Bharat Forge Ltd, world’s largest auto-forging firm, is trying to further diversify into non-auto components.
The company, a part of the Kalyani group, now plans to make forged and machined components for aerospace, ship building, rail and construction equipment. It will invest Rs350 crore in a new factory in Baramati that will start production next April.
Non-auto components account for 17% of Bharat Forge’s sales, and the goal is to raise it to 25% in 2008-09 and about 40% within five years.
“We are departing from our existing business as a part of de-risking... we are also getting into high-value, niche areas where margins are better,” said B.N. Kalyani, chairman of Bharat Forge.
Bharat Forge has signed on General Electric Co. (GE) and Caterpillar Inc. as clients for products to come out of the new facility, which is close to Pune. “Now we are talking to Pratt & Whitney, and Cummins,” added Kalyani.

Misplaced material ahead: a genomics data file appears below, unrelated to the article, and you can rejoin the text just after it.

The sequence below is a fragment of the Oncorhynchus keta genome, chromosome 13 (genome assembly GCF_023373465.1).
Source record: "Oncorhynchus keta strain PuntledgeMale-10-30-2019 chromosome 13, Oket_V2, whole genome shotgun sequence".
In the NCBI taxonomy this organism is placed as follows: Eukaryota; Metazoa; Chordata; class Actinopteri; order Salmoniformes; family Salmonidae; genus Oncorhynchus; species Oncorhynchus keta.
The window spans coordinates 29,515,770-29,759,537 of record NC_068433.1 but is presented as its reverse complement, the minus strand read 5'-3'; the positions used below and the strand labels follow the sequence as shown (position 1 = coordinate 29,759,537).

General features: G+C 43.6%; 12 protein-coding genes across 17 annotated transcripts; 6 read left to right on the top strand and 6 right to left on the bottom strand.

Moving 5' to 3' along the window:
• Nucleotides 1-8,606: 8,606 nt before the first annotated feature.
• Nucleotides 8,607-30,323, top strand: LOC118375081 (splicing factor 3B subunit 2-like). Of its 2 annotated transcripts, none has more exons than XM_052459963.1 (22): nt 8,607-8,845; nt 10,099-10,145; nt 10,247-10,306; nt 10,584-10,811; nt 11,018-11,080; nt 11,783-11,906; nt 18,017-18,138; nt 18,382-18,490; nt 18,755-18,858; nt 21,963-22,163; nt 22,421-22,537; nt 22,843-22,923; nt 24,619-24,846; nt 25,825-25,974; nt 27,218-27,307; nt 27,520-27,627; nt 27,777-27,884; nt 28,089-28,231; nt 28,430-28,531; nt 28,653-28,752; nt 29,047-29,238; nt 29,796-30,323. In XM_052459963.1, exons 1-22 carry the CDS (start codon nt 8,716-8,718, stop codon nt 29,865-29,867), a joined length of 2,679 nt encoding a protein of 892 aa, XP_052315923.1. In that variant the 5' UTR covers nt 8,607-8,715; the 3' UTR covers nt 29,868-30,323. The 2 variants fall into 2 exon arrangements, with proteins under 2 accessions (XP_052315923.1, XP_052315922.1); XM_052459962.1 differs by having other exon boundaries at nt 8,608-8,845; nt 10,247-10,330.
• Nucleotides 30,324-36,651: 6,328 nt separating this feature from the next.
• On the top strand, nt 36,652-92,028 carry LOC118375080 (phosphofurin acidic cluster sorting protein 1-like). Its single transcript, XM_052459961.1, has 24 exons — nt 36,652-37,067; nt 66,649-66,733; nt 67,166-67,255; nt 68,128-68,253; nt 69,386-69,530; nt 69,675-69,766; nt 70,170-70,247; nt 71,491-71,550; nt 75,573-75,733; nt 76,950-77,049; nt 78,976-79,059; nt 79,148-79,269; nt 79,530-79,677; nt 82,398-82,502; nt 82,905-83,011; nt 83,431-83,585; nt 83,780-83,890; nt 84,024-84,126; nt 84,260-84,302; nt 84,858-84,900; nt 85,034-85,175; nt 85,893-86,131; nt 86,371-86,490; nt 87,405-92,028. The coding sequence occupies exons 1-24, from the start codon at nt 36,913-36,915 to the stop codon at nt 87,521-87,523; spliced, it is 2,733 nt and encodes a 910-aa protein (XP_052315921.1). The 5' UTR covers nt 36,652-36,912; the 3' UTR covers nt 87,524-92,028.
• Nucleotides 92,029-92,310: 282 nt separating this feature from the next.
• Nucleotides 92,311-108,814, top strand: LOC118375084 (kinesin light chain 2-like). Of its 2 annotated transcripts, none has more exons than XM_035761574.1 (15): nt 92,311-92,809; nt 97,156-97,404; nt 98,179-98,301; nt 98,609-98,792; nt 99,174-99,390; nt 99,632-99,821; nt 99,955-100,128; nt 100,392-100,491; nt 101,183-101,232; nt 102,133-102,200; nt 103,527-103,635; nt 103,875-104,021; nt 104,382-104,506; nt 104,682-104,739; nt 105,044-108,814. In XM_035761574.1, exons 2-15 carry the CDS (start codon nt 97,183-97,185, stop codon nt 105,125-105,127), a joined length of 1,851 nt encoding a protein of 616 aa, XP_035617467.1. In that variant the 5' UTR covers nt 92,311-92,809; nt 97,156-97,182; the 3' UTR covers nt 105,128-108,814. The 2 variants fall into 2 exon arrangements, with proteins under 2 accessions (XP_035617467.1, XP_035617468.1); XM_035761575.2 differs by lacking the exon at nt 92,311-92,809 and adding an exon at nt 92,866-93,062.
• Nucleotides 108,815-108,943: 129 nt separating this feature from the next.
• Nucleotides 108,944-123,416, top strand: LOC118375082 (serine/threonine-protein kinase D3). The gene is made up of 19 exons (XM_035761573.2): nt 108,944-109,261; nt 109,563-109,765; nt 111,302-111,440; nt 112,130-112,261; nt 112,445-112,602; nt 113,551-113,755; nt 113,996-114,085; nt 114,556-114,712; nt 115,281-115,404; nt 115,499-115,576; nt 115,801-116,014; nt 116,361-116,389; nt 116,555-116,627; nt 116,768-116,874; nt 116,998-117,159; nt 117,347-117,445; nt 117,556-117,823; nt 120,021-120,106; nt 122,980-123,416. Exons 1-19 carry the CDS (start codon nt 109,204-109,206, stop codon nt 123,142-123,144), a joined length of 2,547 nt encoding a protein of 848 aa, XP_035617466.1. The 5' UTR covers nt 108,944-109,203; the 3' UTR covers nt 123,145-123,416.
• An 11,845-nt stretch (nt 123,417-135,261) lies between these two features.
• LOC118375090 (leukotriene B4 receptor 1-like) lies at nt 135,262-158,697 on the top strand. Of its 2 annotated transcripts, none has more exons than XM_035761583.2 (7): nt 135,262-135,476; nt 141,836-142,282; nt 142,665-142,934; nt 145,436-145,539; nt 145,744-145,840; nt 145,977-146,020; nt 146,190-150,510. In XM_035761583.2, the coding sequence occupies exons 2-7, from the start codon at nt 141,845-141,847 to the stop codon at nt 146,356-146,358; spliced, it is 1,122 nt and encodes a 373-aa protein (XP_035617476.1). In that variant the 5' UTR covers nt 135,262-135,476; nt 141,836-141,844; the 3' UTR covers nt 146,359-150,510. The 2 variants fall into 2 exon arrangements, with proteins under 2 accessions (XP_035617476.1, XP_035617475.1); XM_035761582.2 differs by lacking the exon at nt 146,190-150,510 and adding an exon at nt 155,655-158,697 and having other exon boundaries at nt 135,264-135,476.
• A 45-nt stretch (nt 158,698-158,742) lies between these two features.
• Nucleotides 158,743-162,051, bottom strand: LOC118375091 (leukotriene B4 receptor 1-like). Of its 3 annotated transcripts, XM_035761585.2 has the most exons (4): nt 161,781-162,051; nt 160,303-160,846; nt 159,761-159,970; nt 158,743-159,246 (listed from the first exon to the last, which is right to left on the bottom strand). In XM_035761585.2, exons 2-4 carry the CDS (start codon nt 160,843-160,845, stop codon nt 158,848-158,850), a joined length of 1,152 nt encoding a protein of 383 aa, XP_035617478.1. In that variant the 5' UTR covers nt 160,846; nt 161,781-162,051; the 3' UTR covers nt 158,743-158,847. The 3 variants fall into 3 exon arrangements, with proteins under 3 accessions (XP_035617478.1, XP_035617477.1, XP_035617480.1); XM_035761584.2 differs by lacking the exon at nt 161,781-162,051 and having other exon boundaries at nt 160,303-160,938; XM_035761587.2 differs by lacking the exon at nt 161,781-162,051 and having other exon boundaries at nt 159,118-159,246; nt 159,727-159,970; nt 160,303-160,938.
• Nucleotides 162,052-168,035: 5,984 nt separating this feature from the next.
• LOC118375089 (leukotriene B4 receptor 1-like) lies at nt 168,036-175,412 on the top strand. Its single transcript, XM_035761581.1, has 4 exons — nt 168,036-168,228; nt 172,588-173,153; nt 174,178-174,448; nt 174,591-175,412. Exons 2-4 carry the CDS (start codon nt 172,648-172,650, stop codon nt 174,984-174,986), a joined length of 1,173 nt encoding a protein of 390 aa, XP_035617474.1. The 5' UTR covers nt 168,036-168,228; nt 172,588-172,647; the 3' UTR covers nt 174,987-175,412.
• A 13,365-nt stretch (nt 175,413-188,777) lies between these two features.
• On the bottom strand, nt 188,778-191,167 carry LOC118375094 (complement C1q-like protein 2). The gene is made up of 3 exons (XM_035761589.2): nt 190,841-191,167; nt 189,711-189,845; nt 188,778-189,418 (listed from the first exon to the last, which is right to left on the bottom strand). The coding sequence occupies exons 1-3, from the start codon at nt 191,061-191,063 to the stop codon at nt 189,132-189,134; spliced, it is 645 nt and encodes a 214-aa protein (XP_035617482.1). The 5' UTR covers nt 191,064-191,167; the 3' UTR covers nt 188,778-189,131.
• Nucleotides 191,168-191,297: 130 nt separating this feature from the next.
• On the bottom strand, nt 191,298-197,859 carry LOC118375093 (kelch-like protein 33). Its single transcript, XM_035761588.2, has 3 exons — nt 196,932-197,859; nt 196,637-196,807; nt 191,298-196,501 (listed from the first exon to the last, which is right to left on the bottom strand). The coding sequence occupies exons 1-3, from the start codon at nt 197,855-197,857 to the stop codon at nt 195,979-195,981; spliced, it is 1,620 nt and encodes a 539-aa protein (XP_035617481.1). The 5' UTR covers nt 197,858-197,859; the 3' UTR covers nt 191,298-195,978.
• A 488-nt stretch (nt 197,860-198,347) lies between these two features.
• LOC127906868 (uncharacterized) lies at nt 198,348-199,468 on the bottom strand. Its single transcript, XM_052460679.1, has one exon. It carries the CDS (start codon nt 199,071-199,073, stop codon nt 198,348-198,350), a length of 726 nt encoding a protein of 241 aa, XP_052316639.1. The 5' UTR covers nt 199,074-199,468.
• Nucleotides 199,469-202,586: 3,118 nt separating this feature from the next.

GE will buy components for power equipment, while Caterpillar is likely to use the components for large non-auto engines. Pratt & Whitney is in aerospace while Cummins makes equipment for the power sector.
“The company is planning to invest an additional Rs150 crore in expanding the open-die forge facility in Pune. This will further help us to expand our non-auto component business,” said S.G. Joglekar, chief financial officer.
Bharat Forge has already invested about Rs750 crore in its existing Pune plant over the past two years. About 50% of Bharat Forge’s revenues come from exports.
“Besides, we are looking at small and medium-size companies in the non-auto component sector for acquisition,” said Kalyani.
“We have not zeroed in on any company so far, but North Amercia and Europe are the two large markets.”